Aiken Vocal Music Students at Aiken explore and develop the most personal instrument of all - the human voice in vocal music classes for grades K-5.
All students receive sixty minutes of instruction per week. We primarily sing American folk songs and rounds that often incorporate movement, action or dance. This sequential basis for instruction involves children in listening and oral activities that tap the unconscious mind. Slowly musical elements are revealed and made conscious to the student. As concepts related to melody and rhythm are understood, the students relate what they hear to physical movement and then to visual representation. The last and most important step is for pupils to display their understanding using the music writing/notation process.
THE WEST HARTFORD MUSIC EDUCATION PROGRAM
Philosophical Overview The West Hartford Public Schools nurtures every student’s ability to perform, create and respond to music of diverse cultures and historic periods. Music is a key component in the development of the whole person and is a universal expression of the human spirit. A life-long involvement with music enables the student to grow emotionally, intellectually and socially.
Importance of Music to Education Music is an integral part of a child’s education. Skills learned through music reinforce and improve learning in many subject areas, such as reading, math, language, visual art, and physical education.
In recent years much brain research has been undertaken to define the positive effects of music education. The noted Harvard professor, Howard Gardner, identifies music intelligence as one of the eight styles of learning for students. Other researchers have uncovered some significant results, such as:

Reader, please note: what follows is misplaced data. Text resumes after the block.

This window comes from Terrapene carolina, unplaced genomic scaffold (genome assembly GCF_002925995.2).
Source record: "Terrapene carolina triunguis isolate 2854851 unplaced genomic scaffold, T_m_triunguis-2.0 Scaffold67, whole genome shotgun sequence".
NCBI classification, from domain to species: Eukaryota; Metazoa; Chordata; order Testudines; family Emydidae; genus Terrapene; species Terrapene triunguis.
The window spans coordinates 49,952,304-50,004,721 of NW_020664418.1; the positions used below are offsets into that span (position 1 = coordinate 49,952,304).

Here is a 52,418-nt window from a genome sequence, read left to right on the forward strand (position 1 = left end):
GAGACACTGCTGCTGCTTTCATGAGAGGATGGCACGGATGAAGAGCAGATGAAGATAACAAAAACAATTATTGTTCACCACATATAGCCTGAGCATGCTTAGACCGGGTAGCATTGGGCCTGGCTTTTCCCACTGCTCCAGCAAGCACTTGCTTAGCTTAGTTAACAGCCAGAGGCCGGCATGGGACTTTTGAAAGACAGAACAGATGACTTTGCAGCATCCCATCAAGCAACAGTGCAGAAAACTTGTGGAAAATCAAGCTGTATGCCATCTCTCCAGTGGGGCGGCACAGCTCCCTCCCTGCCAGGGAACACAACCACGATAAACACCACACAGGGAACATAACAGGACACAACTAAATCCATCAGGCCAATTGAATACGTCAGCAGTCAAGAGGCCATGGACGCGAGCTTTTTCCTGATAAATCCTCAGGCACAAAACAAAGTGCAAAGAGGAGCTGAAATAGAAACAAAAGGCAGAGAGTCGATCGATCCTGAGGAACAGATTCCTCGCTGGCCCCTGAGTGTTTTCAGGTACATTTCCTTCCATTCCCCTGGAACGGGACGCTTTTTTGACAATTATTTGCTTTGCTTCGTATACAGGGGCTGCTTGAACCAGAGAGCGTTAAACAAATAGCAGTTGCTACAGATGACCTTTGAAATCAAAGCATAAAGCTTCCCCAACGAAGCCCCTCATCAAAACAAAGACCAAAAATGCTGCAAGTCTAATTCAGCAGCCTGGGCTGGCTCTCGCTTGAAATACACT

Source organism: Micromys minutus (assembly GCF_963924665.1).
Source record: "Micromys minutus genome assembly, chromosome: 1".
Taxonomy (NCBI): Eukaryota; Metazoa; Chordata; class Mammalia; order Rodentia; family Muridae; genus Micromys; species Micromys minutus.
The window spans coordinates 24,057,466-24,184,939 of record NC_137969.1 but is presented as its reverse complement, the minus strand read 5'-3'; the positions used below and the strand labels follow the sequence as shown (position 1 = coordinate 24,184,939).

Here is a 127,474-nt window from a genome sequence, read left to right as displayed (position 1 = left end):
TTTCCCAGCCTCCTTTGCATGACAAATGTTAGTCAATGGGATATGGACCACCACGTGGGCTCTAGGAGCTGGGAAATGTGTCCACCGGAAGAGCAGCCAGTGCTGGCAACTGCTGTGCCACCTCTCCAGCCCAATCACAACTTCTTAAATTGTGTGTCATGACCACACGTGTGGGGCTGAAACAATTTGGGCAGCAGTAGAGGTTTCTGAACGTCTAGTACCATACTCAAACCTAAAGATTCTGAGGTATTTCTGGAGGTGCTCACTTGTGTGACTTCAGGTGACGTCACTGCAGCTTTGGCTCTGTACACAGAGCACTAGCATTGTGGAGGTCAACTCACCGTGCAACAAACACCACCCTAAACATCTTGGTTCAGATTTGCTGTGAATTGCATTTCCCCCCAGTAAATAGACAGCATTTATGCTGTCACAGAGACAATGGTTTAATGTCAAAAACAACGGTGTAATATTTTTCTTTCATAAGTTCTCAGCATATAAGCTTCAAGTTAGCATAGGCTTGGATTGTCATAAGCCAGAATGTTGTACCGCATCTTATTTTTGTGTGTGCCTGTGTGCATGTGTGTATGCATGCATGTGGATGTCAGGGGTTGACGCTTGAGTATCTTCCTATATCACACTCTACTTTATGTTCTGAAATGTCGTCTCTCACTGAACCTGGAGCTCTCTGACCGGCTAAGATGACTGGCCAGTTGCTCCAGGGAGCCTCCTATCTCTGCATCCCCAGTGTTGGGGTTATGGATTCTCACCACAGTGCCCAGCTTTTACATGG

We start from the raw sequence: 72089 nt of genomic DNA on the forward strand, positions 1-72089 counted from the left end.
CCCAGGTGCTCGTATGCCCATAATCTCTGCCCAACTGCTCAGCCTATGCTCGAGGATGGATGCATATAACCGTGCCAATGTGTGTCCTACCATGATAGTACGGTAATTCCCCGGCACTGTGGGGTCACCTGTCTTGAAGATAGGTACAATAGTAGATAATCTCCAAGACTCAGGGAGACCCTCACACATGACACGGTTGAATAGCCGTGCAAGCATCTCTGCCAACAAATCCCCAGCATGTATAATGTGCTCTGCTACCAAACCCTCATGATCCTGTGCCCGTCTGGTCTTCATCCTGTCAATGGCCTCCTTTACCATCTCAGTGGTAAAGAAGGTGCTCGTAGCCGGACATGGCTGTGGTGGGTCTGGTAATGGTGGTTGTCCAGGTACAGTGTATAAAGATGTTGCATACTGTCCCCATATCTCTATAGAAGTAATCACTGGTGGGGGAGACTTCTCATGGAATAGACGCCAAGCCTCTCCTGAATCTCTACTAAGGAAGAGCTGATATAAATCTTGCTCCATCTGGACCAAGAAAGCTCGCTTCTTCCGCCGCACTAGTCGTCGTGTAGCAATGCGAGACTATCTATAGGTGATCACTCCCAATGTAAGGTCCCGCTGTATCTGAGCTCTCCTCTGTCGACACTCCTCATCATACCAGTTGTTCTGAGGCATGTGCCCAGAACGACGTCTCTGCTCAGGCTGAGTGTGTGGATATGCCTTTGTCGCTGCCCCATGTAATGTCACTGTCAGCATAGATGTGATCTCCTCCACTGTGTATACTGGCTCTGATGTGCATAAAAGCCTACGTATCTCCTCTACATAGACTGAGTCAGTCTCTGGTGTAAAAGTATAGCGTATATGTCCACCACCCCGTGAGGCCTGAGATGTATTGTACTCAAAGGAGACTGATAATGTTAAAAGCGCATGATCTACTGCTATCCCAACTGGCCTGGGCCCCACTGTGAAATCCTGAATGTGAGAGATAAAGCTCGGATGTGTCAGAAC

• Primary Students who learn to read music while learning to read language achieve more positive results in their reading development. - R. Cutietta, University of Arizona
• First and second graders who received sequenced singing and art lessons perform better in math and reading than students who received standard arts instruction. -M. Gardiner, A. Fox, Brown University and Providence Music School
• Disadvantaged preschoolers display dramatic improvements in spatial reasoning ability after music training. Spatial IQ is crucial for higher brain functions such as complex mathematics. G. Shaw: “Early music training can enhance a child’s ability to reason.” -F. Rauscher, G. Shaw, University of California
• Students with coursework/experience in arts instruction scored 51 points higher on the verbal portion of the SAT and 39 points higher on the math portion of the SAT than students with no coursework or experience in the arts. -Profiles from the College Board, 1995
Development of Musical Skills
Singing is the foundation of all music skills in the elementary vocal music curriculum. Using grade appropriate songs, singing games and rounds, music skills are sequentially taught and divided into five content areas:
• Students learn to sing grade appropriate songs in tune.
• Simple note patterns are extracted from song material such as “sol” and “mi”. These melody notes are called solfa (do, re, mi, fa, sol, la, ti, do).
• The melodic patterns become more complex in each grade level.
• Performing with a steady beat is essential in developing rhythmic skills.
• Initially, children will sing and clap simple rhythmic patterns, using quarter & eighth notes which are referred to as “ta” and “ti-ti.”
• The rhythmic patterns become more complex in each grade level.
Reading & Writing
• Reading and writing involve responding to rhythmic and melodic notation.
• Students demonstrate reading skills by decoding and performing written rhythms and melodies.
• Writing skills include rhythms and placing notes on the music staff
• In grades K-5, students combine singing with a rhythmic or melodic accompaniment.
• In grades 3-5, students progress to singing 2-3 part songs in large and small group settings.
• Form is the organization of musical patterns.
• Students first recognize the phrases and then learn how they are organized.